The young chefs were still cooking when I went to bed. I heard them leave for WCSH TV studio before 6 am. Mac was scheduled to present a plate on the morning show then off to SMCC kitchens to finish up his cooking for the competition. Once at Harvest on the Harbor event center, Mac, Dylan, and James busied themselves setting up for the show. The two chefs who presented before Mac did a superb job. I know how nerve wracking competition can be. You stand up there in front of a hungry audience feeling almost naked.
Let’s face it, “everyone” is a food critic and the average person judges by taste and lacks the understanding of the nuances of texture, mouth feel, underlying flavors. Well basically, the untrained palette is very limited, which means in this type of culinary competition the chef must sell him or herself to the audience as well as their dish.
Finally onto the stage arrives Mac. All 6′4″, lanky and lean with a natural confidence. Described by one reporter as chatty, he mixed joking with the emcee and expounding on his choice of dish to describing the HPP process that is used by Shucks to process lobster. As he threw out “shout outs” to me, his mom, and quickly added the “Oops sorry Dad,” his comic nature won the audience over. Laughter filled the room much more than once. I just put my hand to my head and thought, “Dear God, here we go.”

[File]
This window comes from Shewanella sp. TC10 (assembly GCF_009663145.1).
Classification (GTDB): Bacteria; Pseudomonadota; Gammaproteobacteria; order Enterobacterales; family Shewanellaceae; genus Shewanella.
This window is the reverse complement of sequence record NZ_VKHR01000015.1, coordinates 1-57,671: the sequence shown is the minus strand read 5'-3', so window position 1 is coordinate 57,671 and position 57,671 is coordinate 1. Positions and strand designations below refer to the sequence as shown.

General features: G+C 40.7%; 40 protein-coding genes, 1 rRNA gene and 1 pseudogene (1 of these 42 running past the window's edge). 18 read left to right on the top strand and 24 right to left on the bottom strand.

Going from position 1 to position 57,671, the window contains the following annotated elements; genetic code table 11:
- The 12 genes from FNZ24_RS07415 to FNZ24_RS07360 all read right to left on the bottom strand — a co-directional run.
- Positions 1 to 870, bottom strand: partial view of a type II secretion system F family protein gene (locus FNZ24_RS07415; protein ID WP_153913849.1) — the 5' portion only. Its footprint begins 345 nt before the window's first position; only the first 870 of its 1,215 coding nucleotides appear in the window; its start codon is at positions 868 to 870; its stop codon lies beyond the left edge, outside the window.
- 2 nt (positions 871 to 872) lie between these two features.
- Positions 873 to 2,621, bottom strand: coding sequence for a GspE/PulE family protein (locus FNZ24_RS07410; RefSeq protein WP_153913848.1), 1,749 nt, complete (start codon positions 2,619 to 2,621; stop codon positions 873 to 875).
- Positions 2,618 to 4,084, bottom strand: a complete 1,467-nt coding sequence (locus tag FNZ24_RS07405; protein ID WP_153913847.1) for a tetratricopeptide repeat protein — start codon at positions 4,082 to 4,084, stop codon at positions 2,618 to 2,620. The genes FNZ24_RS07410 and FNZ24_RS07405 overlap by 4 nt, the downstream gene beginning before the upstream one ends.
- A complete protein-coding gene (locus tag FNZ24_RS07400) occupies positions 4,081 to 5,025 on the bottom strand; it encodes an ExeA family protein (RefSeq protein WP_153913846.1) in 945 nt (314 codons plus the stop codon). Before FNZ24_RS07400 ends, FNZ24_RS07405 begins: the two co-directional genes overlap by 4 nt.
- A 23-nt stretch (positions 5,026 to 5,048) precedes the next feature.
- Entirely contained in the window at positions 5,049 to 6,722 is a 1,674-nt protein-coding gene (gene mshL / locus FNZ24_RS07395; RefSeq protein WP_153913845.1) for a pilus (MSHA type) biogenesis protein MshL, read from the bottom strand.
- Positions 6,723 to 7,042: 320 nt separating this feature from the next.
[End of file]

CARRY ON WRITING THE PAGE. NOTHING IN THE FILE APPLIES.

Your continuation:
As the samples of Mac’s dish circulated the room, I watched reactions. Who would not appreciate having half a lobster tail placed in front of them at a lobster competition? Mac brought Dylan and James to the stage and introduced them. Showing off Dylan’s pumpkin carving, he held up a bottle of a California Pinot Noir as a suggested wine to go with his dish, and talked a bit about the plight of the fishermen as well as impressing the audience with the importance of putting Maine lobster on their dinner tables often.
As the three chefs were called to the stage and Dane Somers announced Mac the Maine Lobster Chef of 2009, I did my best not to burst into tears. The urge quickly turned to a laugh as I heard my other son Sam whisper, “It figures, a monster has been created.”
After many interviews and photos, I had a chance to talk with Mac for a minute alone. I reminded him that in this time when the lobstering industry is suffering and the fishermen are at times faced with choosing between making a boat payment or putting food on their family table, do not think of the title of Maine Lobster Chef of the Year as “celebrity.” Instead see yourself as the culinary representative for the fishermen. Promote Maine lobster, develop recipes, do some personal appearances as a volunteer to help the industry.
In a time when such a noble profession as fishing is in trouble, no one is more deserving of “celebrity” than each and every guy or gal who is out there hauling a trap.
Margaret Salt McLellan is the 2008 Maine Lobster Chef of the Year.